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Competitive benchmarking: what it is and how it works

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Last editedDec 20202 min read

One of the many ways to grow as a company is by comparing it with its competitors. This typically involves the use of certain relevant metrics, while investigating how competitors achieved their own results. Keep reading to know more about competitive benchmarking and how to maximize it for your business.

Competitive Benchmarking Explained

Competitive benchmarking involves the strategic monitoring of one’s competitors, their actions and continuing strategies. It’s essentially an endeavour to measure how others are doing relative to one’s company over time.

A benchmarking analysis uses a group of metrics for the comparison. But a comprehensive analysis will comprise an attempt to understand what led to the metrics. By implication, a company can seek out the best way to obtain certain metrics which are pointers to the best practices. This makes to see how much the company’s approach aligns with the identified best practices.

It is worth noting that competitive benchmarking and comprehensive analysis are not the same. The former is simply one of the processes involved in the more comprehensive latter.

How Benchmarking Analysis Works

Completing a benchmarking analysis involves three important processes, as listed and explained below.

1. Selecting Competitive Benchmarks: The first step is to determine the benchmark, i.e, those things to be measured. This may be by identifying essential metrics to be improved on, especially from the company’s current key performance indicators (KPIs). Customer satisfaction and retention, brand awareness and social reach are all examples of suitable competitive benchmarks.

2. Identifying Competitors: To maximise competitive benchmarking, it’s important to carefully select the competitors for comparison. A company should make its choice based on what it intends to benchmark and its purpose for benchmarking.

Ideally, a company may benchmark against companies of similar size and success, that is, their closest rivals. They may also benchmark against industry leaders or even those ranking behind them in the industry.

3. Defining How to Quantify Competitive Metrics: Some competitors’ data are public and can be easily measured through popular benchmarking tools. But getting hold of one’s competitors’ private data can be quite hard, but it’s not impossible.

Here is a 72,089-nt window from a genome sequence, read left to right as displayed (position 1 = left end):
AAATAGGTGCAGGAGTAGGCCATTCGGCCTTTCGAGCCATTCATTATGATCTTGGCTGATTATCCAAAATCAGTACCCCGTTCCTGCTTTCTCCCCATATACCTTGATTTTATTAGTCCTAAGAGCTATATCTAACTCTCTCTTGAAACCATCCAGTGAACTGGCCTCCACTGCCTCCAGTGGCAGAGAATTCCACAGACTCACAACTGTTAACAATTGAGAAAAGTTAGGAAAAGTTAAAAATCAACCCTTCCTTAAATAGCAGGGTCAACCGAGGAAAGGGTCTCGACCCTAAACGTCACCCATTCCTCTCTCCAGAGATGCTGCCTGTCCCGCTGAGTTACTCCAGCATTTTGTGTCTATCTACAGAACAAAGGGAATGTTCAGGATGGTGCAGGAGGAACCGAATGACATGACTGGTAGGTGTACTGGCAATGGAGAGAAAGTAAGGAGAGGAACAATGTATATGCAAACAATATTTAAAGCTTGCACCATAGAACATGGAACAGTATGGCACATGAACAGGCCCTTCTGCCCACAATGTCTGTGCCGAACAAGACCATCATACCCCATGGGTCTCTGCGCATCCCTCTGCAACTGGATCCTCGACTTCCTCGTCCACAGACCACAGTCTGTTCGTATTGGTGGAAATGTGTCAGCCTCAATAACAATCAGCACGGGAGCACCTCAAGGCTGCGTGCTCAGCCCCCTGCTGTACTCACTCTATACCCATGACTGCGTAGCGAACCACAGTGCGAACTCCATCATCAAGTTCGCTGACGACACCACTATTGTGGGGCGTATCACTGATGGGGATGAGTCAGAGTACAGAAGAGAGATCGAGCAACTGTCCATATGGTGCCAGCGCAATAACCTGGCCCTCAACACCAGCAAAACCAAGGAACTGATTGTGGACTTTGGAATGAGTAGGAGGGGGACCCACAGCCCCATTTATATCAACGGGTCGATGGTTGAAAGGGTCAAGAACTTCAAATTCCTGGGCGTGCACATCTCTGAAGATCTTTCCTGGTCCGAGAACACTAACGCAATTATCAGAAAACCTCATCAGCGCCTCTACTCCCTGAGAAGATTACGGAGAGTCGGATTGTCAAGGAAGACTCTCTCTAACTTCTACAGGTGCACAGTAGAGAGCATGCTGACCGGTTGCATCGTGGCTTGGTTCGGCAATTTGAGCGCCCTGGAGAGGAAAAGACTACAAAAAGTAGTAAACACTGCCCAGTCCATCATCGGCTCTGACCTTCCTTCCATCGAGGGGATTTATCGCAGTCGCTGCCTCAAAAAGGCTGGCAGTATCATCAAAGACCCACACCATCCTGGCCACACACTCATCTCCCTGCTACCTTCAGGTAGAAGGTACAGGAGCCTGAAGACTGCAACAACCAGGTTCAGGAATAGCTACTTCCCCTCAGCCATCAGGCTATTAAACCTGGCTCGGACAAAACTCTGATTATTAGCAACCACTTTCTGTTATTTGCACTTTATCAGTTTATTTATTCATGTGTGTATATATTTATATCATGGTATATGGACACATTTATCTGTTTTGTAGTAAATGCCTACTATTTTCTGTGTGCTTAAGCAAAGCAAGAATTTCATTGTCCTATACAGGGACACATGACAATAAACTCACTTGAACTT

Therefore, personal research presents a way out.  Studying competitors’ press releases, sales reports and news articles can offer more specific information about them. Also, the company can source data from certain companies dealing in the kind of data required for benchmarking analysis. 

However, some companies have provided paid tools and platforms to facilitate benchmarking analysis. Likewise, there are adaptable, sector-based competitor benchmarking report templates which companies may find useful.

Benefits of Competitive Benchmarking

Benchmarking metrics can be used to achieve three crucial goals namely; to improve processes, strategies (business approaches and models) or performance (outcomes).  All of these combine to reduce inefficiency and foster business growth.

In addition, competitive benchmarking helps companies to identify trends faster and fine-tune their objectives accordingly. This is typically motivated by results obtained after benchmarking their competitors.

Furthermore, competitors’ actions and strategies become clearer with competitive benchmarking. This is because companies can discern what their competitors are doing better and replicate such, especially where their competitors continually outperform them in a certain KPI.

In fact,  an excellent competitive benchmarking may propel a company to alter its entire approach in ways they could never imagine, while positioning itself for success

Be that as it may, setting up and tracking competitive benchmarking is often time-consuming. It may incur considerable costs in some cases. However, the resultant insights are generally deemed to be worth the investment of time and resources. And while competitive benchmarking is desirable, a company must still prioritise setting SMART goals and executing a clear differentiation strategy, i.e, setting it apart from competition. 

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